I have always been keen to stay connected to previous projects that I have worked on, and was pleased to be able to attend a recent conference on New Forms of Public Religion. The conference was an outcome of a 6 year research programme, Religion and Society, funded by the Arts and Humanities and Economic and Social Research Councils. Professor Linda Woodhead, Director of the programme says “The Religion and Society Programme has produced a huge body of new research on religion, and some of the new findings were presented at our Cambridge conference. There is so much still to learn from the research that we be will be presenting findings over the coming years in events like the Westminster Faith Debates, and on our website”
I had been involved in the programme from its inception through my position at the AHRC, and this conference was a chance for me to learn about the findings of the projects that had been funded. I was particularly interested in a project about the portrayal of religion in the media, led by Professor Kim Knott. She and her team replicated an investigation of media portrayals of religion first carried out in 1982-83. In 2008-09 she and her team analysed a month’s content from the same newspapers: The Sun, The Times and The Yorkshire Evening Post; and seven days TV from the same channels: BBC 1, BBC 2 and ITV. Using the same methods, they found that there has been increased discussion of religion in the British media. A full synopsis of the research and its results can be found here.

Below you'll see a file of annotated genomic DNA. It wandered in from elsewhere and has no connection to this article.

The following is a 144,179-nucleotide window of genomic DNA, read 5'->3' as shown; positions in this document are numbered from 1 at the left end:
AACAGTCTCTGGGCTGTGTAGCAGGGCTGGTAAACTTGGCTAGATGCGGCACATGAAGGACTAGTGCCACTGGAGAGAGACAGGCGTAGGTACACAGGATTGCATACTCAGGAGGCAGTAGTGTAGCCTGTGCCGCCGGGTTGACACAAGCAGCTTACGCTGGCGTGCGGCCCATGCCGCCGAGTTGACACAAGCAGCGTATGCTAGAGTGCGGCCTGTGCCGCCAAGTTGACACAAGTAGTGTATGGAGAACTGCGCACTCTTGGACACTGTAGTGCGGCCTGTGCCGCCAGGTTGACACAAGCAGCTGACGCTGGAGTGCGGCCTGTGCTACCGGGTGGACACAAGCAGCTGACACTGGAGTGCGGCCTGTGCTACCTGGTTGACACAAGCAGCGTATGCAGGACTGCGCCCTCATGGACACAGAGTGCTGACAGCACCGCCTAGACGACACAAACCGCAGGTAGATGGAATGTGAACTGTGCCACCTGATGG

It also gave me an opportunity to catch up and meet people involved in this area of research. One academic I met told me about the work he does in his local community in Victoria, Canada, which is based around conducting lessons in empty shops and educating people within the community, an example that might be useful to the recently funded Catalyst project Leeds Empties, which is looking to transform empty shops/businesses in Leeds.
One academic I met told me about the work he does in his local community in Victoria, Canada, which is based around conducting lessons in empty shops and educating people within the community
The Religion and Society programme was so encompassing of subjects and research areas across the spectrum that I was interested to see a recent Fellow-led project on Faith and Disability that covers an important area that hadn’t been covered by research in the programme. The project is led by Dr Deesha Chadha FRSA and Philip Rosenberg of Faith Forum 4 London, and is based on the idea to create a learning opportunity for around 80 religious leaders to offer teaching on issues around faith and disability. Its aim is to flag both the challenges and the positive stories, with resources that communities can use to improve their inclusiveness and challenge prejudiced attitudes. If anyone is interested in being involved in this project, please contact Dr Chadha.
The interaction between research and projects that work towards a solution to tackle a pressing social problem that the RSA support through the Catalyst scheme is integral and I hope we can see more of this in the future.
Lou Matter is the Programme Manager for West and South West. You can follow her @loumatter